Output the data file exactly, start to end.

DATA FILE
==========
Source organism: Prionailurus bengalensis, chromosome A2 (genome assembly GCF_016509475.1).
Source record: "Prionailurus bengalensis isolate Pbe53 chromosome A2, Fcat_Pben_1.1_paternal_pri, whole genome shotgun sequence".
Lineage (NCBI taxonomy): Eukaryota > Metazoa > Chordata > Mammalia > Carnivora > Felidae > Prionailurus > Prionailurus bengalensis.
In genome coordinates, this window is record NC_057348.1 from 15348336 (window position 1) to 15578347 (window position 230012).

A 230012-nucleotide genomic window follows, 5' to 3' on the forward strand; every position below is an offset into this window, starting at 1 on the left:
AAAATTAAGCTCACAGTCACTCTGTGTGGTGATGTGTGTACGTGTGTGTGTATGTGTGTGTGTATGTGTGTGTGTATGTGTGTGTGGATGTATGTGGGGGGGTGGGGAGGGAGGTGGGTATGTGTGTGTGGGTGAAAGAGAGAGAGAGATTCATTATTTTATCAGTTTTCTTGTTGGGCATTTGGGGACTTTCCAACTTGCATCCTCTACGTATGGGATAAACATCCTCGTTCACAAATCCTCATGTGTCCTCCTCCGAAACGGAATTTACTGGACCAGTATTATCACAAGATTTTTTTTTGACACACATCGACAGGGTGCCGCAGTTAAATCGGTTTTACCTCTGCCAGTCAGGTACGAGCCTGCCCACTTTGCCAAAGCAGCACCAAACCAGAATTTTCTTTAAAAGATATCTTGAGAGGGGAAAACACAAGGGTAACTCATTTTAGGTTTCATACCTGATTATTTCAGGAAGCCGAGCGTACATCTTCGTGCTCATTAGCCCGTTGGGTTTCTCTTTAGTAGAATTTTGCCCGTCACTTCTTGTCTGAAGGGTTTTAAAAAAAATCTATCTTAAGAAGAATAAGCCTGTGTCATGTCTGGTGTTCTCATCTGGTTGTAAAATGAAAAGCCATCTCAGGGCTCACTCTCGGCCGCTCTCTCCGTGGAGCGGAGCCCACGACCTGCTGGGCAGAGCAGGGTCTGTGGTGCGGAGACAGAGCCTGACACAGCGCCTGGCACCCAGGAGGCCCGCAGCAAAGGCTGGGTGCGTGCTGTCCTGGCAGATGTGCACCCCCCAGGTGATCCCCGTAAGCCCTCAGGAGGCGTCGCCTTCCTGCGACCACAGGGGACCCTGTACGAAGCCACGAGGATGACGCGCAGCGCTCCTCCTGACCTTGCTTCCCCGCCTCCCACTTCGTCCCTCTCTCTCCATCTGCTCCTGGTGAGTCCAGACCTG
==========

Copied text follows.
Source organism: Prionailurus bengalensis, chromosome A2 (genome assembly GCF_016509475.1).
Source record: "Prionailurus bengalensis isolate Pbe53 chromosome A2, Fcat_Pben_1.1_paternal_pri, whole genome shotgun sequence".
Lineage (NCBI taxonomy): Eukaryota > Metazoa > Chordata > Mammalia > Carnivora > Felidae > Prionailurus > Prionailurus bengalensis.
In genome coordinates, this window is record NC_057348.1 from 15348336 (window position 1) to 15578347 (window position 230012).

A 230012-nucleotide genomic window follows, 5' to 3' on the forward strand; every position below is an offset into this window, starting at 1 on the left:
AAAATTAAGCTCACAGTCACTCTGTGTGGTGATGTGTGTACGTGTGTGTGTATGTGTGTGTGTATGTGTGTGTGTATGTGTGTGTGGATGTATGTGGGGGGGTGGGGAGGGAGGTGGGTATGTGTGTGTGGGTGAAAGAGAGAGAGAGATTCATTATTTTATCAGTTTTCTTGTTGGGCATTTGGGGACTTTCCAACTTGCATCCTCTACGTATGGGATAAACATCCTCGTTCACAAATCCTCATGTGTCCTCCTCCGAAACGGAATTTACTGGACCAGTATTATCACAAGATTTTTTTTTGACACACATCGACAGGGTGCCGCAGTTAAATCGGTTTTACCTCTGCCAGTCAGGTACGAGCCTGCCCACTTTGCCAAAGCAGCACCAAACCAGAATTTTCTTTAAAAGATATCTTGAGAGGGGAAAACACAAGGGTAACTCATTTTAGGTTTCATACCTGATTATTTCAGGAAGCCGAGCGTACATCTTCGTGCTCATTAGCCCGTTGGGTTTCTCTTTAGTAGAATTTTGCCCGTCACTTCTTGTCTGAAGGGTTTTAAAAAAAATCTATCTTAAGAAGAATAAGCCTGTGTCATGTCTGGTGTTCTCATCTGGTTGTAAAATGAAAAGCCATCTCAGGGCTCACTCTCGGCCGCTCTCTCCGTGGAGCGGAGCCCACGACCTGCTGGGCAGAGCAGGGTCTGTGGTGCGGAGACAGAGCCTGACACAGCGCCTGGCACCCAGGAGGCCCGCAGCAAAGGCTGGGTGCGTGCTGTCCTGGCAGATGTGCACCCCCCAGGTGATCCCCGTAAGCCCTCAGGAGGCGTCGCCTTCCTGCGACCACAGGGGACCCTGTACGAAGCCACGAGGATGACGCGCAGCGCTCCTCCTGACCTTGCTTCCCCGCCTCCCACTTCGTCCCTCTCTCTCCATCTGCTCCTGGTGAGTCCAGACCTG